You could say that we live in a “throwaway” economy, a linear economy that goes from take to make and finally to waste. We need to work towards an economy focused on regeneration – a “circular” economy, where waste is eliminated, resources circulated, and nature restored.
A circular economic system targets zero waste. It is a model that invokes the 3Rs of “reduce, reuse, and recycle”. A practical example would be, for instance, manufacturers designing products to be reusable, or recycling plastic into pellets for making new plastic products.
Backed by the United Nations, the circular economy seeks “to stimulate economic growth and generate employment without jeopardizing the environment, positioning itself as a cornerstone for resilient, low-carbon economic recovery, following the COVID-19 pandemic”.
So, can technology take us a step closer to a circular economy? Yes, in many ways.
Big data can help to accelerate this circular economy of reuse and recycle. Big data helped the French city of Lille with water management. In 2016, this city launched “Vig’ileo”, a smart water service, whereby sensors, installed along the 4,300 kilometer-long water network, allowed peak consumption, leaks, pollution, etc to be detected and addressed in real-time.
Big Data feeds Smart Cities with information on energy, waste, and pollution and helps better manage them, in real-time. You could harness big data to connect multiple waste producers with independent waste haulers in a region, allowing them to coordinate to optimize trucking routes, reuse waste material, segregate more effectively, and so on.
IoT, AI, ML
IoT and AI/ML are all allies to the circular economy. The Internet of Things or IoT can help improve efficiencies as well as detect issues before they occur. It can also help monitor products or equipment remotely. An example would be sensors included in manufacturing equipment to detect problems before they occur or program reminders about regular cleaning, thereby enhancing customer experience as well as helping to extend equipment lifespan.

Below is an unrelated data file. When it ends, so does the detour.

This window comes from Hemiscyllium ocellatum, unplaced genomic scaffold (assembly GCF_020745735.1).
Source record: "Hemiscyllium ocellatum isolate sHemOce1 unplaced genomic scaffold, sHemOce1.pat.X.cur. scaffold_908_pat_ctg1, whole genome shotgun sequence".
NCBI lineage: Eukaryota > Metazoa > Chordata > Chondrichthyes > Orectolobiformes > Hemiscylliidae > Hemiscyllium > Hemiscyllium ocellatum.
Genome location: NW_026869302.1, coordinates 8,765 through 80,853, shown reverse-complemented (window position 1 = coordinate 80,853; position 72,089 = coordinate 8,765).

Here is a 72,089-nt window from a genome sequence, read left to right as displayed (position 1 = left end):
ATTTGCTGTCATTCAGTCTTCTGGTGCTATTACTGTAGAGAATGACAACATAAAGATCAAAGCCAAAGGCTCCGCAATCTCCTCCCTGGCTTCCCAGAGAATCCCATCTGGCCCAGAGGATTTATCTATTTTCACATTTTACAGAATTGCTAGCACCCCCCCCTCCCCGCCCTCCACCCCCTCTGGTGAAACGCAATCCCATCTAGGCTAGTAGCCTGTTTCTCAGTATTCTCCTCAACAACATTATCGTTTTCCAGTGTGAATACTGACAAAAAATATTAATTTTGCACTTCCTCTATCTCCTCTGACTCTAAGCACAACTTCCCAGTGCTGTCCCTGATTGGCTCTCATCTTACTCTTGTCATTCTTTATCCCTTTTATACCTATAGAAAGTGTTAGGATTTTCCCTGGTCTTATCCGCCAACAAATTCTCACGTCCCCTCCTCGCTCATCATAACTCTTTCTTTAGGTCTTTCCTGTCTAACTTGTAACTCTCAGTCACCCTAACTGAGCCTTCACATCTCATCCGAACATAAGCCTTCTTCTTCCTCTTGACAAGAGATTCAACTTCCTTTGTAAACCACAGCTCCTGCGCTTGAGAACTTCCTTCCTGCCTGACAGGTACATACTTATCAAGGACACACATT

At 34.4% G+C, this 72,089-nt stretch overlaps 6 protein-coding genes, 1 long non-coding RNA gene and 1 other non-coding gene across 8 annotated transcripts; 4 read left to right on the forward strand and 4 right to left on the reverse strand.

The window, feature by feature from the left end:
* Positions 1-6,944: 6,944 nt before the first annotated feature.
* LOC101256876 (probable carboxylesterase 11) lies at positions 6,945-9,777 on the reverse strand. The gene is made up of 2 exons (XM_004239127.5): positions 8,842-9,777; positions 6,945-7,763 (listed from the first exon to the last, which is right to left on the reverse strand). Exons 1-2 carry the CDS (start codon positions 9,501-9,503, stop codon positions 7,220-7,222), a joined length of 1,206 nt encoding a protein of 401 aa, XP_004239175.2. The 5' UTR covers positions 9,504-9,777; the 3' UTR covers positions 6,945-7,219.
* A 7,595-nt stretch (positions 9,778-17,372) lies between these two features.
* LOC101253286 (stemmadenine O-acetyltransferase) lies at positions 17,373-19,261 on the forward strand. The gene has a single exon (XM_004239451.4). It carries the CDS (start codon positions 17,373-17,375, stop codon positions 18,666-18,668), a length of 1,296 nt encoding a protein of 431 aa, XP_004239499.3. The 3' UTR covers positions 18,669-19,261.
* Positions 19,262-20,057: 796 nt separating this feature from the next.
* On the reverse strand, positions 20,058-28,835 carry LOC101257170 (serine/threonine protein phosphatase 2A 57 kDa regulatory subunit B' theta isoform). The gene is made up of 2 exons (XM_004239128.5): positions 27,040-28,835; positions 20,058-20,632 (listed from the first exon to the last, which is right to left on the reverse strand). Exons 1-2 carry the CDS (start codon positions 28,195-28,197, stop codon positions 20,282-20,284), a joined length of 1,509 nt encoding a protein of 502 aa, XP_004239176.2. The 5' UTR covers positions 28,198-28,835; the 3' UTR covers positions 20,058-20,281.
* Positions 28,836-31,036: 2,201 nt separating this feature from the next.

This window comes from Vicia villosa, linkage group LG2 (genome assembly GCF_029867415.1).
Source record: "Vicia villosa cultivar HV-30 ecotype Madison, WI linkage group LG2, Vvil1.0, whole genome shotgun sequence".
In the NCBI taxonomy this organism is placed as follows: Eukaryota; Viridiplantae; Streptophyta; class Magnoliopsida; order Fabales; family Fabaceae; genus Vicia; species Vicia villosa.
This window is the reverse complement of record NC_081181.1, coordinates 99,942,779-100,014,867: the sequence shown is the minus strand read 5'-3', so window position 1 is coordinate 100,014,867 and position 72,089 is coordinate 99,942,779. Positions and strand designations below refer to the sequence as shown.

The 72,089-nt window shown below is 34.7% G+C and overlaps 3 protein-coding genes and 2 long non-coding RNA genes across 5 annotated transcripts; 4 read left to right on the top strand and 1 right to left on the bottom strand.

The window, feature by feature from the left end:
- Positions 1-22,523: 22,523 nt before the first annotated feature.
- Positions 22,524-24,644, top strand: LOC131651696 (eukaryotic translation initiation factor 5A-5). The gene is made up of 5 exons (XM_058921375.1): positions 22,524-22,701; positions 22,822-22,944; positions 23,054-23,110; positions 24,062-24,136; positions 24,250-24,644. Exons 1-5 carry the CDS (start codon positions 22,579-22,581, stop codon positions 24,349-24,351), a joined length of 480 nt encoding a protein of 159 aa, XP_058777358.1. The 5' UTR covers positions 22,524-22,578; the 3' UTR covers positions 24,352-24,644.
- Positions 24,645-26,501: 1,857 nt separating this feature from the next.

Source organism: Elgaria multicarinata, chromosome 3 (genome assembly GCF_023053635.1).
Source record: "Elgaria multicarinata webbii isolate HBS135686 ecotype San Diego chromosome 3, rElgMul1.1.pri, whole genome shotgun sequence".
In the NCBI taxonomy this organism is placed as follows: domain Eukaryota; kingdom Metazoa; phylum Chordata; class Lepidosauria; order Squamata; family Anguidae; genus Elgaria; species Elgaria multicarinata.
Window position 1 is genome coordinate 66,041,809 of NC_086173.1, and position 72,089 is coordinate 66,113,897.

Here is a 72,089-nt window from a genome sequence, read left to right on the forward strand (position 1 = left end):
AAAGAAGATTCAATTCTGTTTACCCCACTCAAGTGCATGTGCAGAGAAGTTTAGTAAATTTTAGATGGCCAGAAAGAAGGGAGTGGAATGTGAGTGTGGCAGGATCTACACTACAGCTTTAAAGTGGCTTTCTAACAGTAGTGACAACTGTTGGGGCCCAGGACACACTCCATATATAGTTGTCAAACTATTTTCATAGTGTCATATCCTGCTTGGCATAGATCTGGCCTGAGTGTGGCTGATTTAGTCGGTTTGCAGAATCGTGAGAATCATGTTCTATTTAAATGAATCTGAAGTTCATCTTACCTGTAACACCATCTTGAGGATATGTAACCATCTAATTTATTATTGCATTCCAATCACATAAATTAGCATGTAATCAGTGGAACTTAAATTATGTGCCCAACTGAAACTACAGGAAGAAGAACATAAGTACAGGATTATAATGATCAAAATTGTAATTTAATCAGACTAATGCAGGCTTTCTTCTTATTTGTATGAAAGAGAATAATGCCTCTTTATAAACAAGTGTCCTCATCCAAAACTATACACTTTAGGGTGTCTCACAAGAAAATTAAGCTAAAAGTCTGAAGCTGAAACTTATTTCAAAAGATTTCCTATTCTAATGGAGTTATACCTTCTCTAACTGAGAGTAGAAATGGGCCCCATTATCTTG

The AI opportunity in accelerating the move towards a circular economy for consumer electronics is up to $90 billion a year in 2030. (check out the report here). In food services, the potential is up to $127 billion a year in 2030.
Blockchain technology can contribute to the circular economy by helping to reduce transaction costs, enhance performance along the supply chain, ensure confidentiality, and reduce carbon footprint, says an April report in the Journal of Cleaner Production.
RFI (Radio Frequency Identification)
Latest-generation sensors and RFID (Radio Frequency Identification) allow real-time data tracking, improving scalability. In Sweden for instance, over 200 tonnes of textiles end up as household waste every day. To achieve a circular economy, the European Commission worked towards developing information systems based on RFID technology, to track all relevant information needed for handling textile from sourcing to end-of-life.
Everything-as-a-Service (XaaS) models can deliver environmental and economic benefits. XaaS models put tangible products together with intangible services to meet societal needs. That translates to creating longer-lasting products as well as incorporating processes for reuse and recycling into the system, thereby helping to curb climate change.
Some technological innovations have the power, when used right, to accelerate the circular economy and transform traditional businesses. Allow us to help you take that digital leap towards a greener future. Contact us today.
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